ICYMI: NJIT top ranked in the nation for student economic upward mobility
by Andaiye Taylor/February 26, 2017
According to a recent ranking, New Jersey Institute of Technology is one of the top colleges in the nation in terms of its ability to increase the economic standing of its graduates.
The honor was conferred by The Equality of Opportunity Project and highlighted in a New York Times op-ed by columnist David Leonhardt. In it, Leonhardt laments that the “heyday of the colleges that serve America’s working class can often feel very long ago,” citing the struggles of institutions like City University of New York and the California state university system, in terms of both budgets and the preparedness of the students themselves for higher education.
Still, Leonhardt wrote, some accessible universities are bucking that narrative: “They remain deeply impressive institutions that continue to push many Americans into the middle class and beyond — many more, in fact, than elite colleges that receive far more attention,” he writes.
Enter NJIT. According to the study, among universities with 500 or more students enrolled per class and at least 10 percent of students coming from families in the bottom fifth in terms of yearly earnings, NJIT ranks first when it comes to helping those students emerge in the top three fifths of income distribution.
A full 85 percent of its poor students are seeing better economic outcomes after graduating from the university.
A deeper dive into the study data reveals that NJIT is also one of the very best selective public universities in the country at helping its poor students become out-and-out rich– defined as earning in the top fifth of income distribution. Only one other such university in the entire country, California Maritime University, produces that result more frequently than NJIT.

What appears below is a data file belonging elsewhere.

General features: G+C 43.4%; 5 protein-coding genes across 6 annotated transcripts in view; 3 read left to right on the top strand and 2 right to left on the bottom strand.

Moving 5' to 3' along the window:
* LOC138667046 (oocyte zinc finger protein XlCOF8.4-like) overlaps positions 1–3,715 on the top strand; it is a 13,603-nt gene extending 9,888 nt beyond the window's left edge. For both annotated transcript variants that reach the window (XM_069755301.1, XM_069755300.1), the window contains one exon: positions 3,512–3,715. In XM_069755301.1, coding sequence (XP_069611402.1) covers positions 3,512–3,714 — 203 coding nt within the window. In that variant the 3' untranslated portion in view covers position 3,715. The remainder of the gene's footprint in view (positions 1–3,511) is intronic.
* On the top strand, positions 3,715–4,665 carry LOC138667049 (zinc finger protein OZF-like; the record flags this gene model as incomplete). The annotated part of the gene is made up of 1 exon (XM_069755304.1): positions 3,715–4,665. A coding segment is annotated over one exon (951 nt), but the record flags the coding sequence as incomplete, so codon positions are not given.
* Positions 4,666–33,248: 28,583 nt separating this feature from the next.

In terms of raw earnings, NJIT also produces top results. Graduates’ median income by age 34 is $71,600, making it third out of 49 colleges in New Jersey–ranked behind only Stevens Institute and Princeton, and fifth out of 369 selective public colleges nationwide.
In a statement responding to the study, NJIT President Joel S. Bloom said, “We specialize in preparing hardworking, high achieving students for an economy that is driven by technology and innovation. The proof of this is that our students graduate with an average of nearly three job offers and starting salaries almost 20 percent above the national average.”
NJIT is part of the network of institutions that comprise the Newark City of Learning Collaborative (NCLC), an initiative whose goal is to increase the percentage of residents with postsecondary degrees, certificates, and high-quality credentials to from 17 percent to 25 percent by the year 2025. Prongs of that program include attracting and retaining more degree holders, and also “growing” them by increasing the pipeline of Newark natives who graduate from high school and attend and graduate from secondary programs in town.
In 2015, NJIT received $40,000 of a $1.5 million grant from the Foundation for Newark’s Future to help the institution fund NCLC Scholars at NJIT, an initiative that provides academic counseling, instruction and mentorship to Newark high school juniors already attending NJIT’s pre-college programs, and who plan to pursue of baccalaureate degrees in STEM-related majors.
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